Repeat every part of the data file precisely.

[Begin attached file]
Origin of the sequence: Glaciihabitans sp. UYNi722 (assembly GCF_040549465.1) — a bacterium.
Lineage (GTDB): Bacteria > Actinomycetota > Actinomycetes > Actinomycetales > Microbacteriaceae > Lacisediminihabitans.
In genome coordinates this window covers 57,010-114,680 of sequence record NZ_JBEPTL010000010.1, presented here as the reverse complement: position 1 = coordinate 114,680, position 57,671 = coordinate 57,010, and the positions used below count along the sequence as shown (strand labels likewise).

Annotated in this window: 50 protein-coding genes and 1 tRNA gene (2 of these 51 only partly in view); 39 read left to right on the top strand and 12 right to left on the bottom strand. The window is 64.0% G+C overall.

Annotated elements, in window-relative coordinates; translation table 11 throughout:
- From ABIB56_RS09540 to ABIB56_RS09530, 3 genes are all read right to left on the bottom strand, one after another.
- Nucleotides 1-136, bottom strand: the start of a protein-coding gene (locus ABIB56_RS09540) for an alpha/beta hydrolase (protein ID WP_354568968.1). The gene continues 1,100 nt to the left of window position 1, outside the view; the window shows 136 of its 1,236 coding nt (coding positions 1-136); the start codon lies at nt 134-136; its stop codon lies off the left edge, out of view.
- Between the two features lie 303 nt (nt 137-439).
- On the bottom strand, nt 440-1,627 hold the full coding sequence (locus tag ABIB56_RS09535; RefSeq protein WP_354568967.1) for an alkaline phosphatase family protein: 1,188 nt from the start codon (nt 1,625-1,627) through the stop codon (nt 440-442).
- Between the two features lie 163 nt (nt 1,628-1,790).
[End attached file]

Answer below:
Origin of the sequence: Glaciihabitans sp. UYNi722 (assembly GCF_040549465.1) — a bacterium.
Lineage (GTDB): Bacteria > Actinomycetota > Actinomycetes > Actinomycetales > Microbacteriaceae > Lacisediminihabitans.
In genome coordinates this window covers 57,010-114,680 of sequence record NZ_JBEPTL010000010.1, presented here as the reverse complement: position 1 = coordinate 114,680, position 57,671 = coordinate 57,010, and the positions used below count along the sequence as shown (strand labels likewise).

Annotated in this window: 50 protein-coding genes and 1 tRNA gene (2 of these 51 only partly in view); 39 read left to right on the top strand and 12 right to left on the bottom strand. The window is 64.0% G+C overall.

Annotated elements, in window-relative coordinates; translation table 11 throughout:
- From ABIB56_RS09540 to ABIB56_RS09530, 3 genes are all read right to left on the bottom strand, one after another.
- Nucleotides 1-136, bottom strand: the start of a protein-coding gene (locus ABIB56_RS09540) for an alpha/beta hydrolase (protein ID WP_354568968.1). The gene continues 1,100 nt to the left of window position 1, outside the view; the window shows 136 of its 1,236 coding nt (coding positions 1-136); the start codon lies at nt 134-136; its stop codon lies off the left edge, out of view.
- Between the two features lie 303 nt (nt 137-439).
- On the bottom strand, nt 440-1,627 hold the full coding sequence (locus tag ABIB56_RS09535; RefSeq protein WP_354568967.1) for an alkaline phosphatase family protein: 1,188 nt from the start codon (nt 1,625-1,627) through the stop codon (nt 440-442).
- Between the two features lie 163 nt (nt 1,628-1,790).